|Annu. Rev. Astron. Astrophys. 1989. 27:
Copyright © 1989 by . All rights reserved
What we have learned so far about the X-ray properties of normal galaxies has been the result of limited exploratory observations. Future X-ray satellites, with increased sensitivity and higher spatial and spectral resolution, will be essential for answering the many open questions resulting from the present work and for expanding and deepening our knowledge of these systems. The German X-ray satellite ROSAT, which is scheduled to be launched in 1990, will increase the number of galaxies mapped in X rays with a good sensitivity to low-surface-brightness features, and the Japanese ASTRO-D (to be launched in 1993) will allow the study of galactic spectral properties with a tenfold increased spectral resolution (but only 2' spatial resolution). The next major US X-ray astronomy endeavor, AXAF, with its subarcsecond spatial resolution and good spectral resolution, will allow the study of the luminosity function of X-ray sources in nearby spiral galaxies down to limiting luminosities at least 100 times smaller than present ones, and it will be able to detect single early-type stars in the Magellanic Clouds. Spectral parameters or X-ray colors will be measured for these sources and should help in establishing their nature (e.g. black hole candidates vs. X-ray pulsars; see White & Marshall 1984). With AXAF and the European XMM, with its larger collective area and sensitivity to low-surface-brightness features, the astronomical community will be able to address some of the outstanding questions on the X-ray properties of elliptical galaxies. These include firmly establishing the nature of the X-ray emission in the less X-ray-luminous galaxies, i.e. if it comes from a collection of binary X-ray sources or from a hot gaseous halo; measuring temperatures, temperature gradients, and metallicities of these halos; studying their interaction with the surrounding medium; and, finally, measuring with good accuracy the mass of these galaxies. It will also be possible to establish the luminosity functions and the spectral characteristics of individual X-ray sources in different spiral galaxies and thus to investigate the nature and evolution of these sources in different environments. With the plenitude of X-ray data to come from these missions, this may well be the last review that can cover the entire topic of X rays from normal galaxies.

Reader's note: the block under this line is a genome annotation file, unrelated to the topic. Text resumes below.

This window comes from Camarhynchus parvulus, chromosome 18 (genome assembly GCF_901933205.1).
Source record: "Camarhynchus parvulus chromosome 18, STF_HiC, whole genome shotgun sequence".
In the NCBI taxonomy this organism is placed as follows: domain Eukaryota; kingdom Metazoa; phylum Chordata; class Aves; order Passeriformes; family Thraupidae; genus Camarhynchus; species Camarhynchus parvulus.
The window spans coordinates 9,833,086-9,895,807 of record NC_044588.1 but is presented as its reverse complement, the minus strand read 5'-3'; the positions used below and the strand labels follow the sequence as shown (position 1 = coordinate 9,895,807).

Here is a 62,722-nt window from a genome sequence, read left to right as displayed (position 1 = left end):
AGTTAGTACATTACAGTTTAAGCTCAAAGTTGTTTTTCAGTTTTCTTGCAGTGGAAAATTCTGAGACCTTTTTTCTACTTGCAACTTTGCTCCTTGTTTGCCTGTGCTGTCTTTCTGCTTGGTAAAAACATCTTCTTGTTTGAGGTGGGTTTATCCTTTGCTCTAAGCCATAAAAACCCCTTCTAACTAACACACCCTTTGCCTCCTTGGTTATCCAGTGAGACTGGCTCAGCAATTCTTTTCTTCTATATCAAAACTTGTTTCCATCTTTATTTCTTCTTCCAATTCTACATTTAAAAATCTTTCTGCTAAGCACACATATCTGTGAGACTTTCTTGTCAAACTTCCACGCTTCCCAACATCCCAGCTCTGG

I thank P. Biermann, C. Canizares, M. Elvis, J. Grindlay, D. Helfand, W. Mathews, A. Renzini, C. Sarazin, D. Schwartz, F. Seward, P. Slane, H. Tananbaum, and G. Trinchieri for sending me preprints of their work and for discussions and comments on the manuscript. This work was supported by NASA contract NAS8-30751.